In an upturn, bigger players find their feet first; then come SMEs. Two-thirds of the latter experienced more than 10% drop in demand during the crisis.
Small and medium-sized enterprises are more sensitive to the boom and bust cycle, therefore more are affected by crises than their bigger counterparts. However, the recent Navigator study by IFUA Horváth & Partners also points out that the upturn affects them in reverse order: bigger players recover first, and smaller ones only after them.
In the recent study conducted with the collaboration of Budapest Corvinus University among large and medium-sized companies in Hungary, four out of five companies reported a drop in orders: in 2009, only half of them had a decrease in demand and revenues. Analyzing the expectations of companies of varying size, 25% of large enterprises said they will get over the crisis in half a year while in the case of smaller companies this ratio is a lot lower.
When demand picks up again and at least one or two quarters' worth of results support the increase in production, that is when the increase in orders at SME suppliers occurs. “Those of them that have the resources to meet this demand can pass by some of their competitors that cannot buy the necessary amount of raw material to boost activities,” Viktória Bodnár of IFUA Horváth & Partners said.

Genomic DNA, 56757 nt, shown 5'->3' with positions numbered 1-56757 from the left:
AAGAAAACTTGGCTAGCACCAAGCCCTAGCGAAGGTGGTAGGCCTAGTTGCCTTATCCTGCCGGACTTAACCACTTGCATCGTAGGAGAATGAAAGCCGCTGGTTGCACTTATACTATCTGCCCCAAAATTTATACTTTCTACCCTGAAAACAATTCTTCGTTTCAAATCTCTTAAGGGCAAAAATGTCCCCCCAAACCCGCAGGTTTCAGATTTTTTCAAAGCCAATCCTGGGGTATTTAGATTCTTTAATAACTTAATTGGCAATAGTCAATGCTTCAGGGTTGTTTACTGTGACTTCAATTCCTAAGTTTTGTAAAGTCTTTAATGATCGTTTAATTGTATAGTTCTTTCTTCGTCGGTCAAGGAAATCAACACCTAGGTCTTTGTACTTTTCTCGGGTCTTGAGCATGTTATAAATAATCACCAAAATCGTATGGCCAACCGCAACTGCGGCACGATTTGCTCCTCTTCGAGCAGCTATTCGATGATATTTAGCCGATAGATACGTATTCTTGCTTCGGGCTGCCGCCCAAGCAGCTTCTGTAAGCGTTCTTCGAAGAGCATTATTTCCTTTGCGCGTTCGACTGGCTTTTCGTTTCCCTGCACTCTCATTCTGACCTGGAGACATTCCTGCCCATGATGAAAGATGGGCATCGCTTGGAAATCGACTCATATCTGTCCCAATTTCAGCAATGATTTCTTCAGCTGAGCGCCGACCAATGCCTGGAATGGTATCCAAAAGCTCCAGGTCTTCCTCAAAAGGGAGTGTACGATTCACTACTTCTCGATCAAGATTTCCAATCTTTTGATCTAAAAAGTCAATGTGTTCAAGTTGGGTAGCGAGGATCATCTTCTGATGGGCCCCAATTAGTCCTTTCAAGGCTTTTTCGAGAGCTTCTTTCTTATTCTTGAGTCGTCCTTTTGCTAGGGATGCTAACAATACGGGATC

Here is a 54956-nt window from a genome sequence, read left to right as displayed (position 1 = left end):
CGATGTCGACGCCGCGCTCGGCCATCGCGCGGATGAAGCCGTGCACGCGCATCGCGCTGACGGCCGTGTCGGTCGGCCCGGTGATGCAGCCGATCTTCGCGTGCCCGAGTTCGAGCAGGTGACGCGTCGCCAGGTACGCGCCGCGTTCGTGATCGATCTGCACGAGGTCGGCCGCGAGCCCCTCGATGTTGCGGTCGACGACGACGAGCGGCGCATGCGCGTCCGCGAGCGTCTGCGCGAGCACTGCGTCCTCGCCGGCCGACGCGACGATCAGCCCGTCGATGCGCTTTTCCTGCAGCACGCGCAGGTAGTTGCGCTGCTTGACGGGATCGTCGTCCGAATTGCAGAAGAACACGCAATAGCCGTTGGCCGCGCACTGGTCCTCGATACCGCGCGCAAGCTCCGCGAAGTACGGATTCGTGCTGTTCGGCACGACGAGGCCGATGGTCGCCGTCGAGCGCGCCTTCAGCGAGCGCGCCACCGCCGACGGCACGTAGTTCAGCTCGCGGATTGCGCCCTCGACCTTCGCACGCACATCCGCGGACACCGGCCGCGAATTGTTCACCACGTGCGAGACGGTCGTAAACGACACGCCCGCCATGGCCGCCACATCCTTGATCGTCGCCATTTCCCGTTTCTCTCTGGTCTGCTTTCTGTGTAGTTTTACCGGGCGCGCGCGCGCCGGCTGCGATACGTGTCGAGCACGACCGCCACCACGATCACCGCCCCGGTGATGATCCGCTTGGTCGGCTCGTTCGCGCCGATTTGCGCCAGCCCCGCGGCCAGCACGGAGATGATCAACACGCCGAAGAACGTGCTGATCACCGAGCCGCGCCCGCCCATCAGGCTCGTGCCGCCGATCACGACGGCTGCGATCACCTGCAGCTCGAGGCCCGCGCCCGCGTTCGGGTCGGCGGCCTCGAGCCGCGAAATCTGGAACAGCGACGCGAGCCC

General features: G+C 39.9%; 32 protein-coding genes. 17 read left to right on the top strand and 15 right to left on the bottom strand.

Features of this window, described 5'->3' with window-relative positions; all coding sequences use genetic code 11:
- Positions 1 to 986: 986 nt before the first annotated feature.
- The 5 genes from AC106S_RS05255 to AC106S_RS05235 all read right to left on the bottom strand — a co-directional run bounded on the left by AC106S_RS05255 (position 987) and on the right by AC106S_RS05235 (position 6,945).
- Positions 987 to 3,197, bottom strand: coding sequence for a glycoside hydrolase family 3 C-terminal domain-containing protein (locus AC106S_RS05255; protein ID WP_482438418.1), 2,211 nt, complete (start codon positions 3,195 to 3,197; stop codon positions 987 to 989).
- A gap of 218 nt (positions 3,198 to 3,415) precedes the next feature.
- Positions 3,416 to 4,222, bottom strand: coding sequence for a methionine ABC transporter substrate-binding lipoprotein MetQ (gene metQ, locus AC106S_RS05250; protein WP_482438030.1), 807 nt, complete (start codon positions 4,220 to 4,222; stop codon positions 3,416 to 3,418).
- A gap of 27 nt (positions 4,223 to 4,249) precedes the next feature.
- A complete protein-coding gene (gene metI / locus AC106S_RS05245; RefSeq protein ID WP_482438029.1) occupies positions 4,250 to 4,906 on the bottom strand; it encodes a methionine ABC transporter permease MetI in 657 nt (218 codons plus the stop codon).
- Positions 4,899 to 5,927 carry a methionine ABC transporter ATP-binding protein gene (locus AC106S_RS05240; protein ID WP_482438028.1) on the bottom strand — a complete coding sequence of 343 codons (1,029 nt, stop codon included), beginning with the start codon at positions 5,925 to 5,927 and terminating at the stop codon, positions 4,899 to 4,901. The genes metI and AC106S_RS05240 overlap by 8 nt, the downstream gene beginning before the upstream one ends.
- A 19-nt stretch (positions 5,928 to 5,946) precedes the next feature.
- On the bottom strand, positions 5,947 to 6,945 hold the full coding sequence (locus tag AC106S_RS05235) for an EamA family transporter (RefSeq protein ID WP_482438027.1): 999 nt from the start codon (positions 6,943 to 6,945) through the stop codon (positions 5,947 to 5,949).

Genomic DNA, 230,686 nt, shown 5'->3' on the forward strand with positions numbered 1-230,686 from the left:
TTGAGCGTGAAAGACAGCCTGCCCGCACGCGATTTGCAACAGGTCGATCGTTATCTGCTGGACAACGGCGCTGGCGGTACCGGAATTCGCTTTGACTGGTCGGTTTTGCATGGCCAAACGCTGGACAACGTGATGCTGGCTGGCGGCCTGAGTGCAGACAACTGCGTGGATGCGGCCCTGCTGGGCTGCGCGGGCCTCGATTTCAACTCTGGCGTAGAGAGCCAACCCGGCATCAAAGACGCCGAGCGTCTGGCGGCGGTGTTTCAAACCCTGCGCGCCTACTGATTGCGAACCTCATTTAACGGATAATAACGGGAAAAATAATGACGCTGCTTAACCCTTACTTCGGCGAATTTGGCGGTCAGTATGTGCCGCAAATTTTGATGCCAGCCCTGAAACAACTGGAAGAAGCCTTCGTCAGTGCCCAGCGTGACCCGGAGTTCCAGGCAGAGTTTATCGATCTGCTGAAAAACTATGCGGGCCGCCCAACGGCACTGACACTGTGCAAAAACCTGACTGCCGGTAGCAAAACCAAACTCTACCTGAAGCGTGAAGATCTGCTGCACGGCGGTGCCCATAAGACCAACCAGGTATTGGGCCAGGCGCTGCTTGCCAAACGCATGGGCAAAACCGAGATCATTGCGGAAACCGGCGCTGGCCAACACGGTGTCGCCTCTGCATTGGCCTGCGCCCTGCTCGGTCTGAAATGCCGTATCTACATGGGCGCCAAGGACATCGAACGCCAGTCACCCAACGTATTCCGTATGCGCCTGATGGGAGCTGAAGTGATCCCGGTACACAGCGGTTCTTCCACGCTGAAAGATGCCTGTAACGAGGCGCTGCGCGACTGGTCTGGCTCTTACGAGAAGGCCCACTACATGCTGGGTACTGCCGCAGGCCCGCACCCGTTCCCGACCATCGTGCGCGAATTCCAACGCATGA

Nonetheless, exporting SMEs are still in a more favorable position than those that only serve domestic demand, because it shows no growth for the time being and local projections are uncertain, a study by K&H Bank shows. Export-import companies are indeed more likely to expect an improvement of their financials.
But since the foreign trade activities of Hungarian micro-, small and medium-sized enterprises are not that significant, giving only 18% of total exports, only an increase in domestic demand would mean a real upturn. However, there are no structural signs pointing to this happening – only the approaching holiday season could bring a temporary upsurge. (Anikó Jóri-Molnár)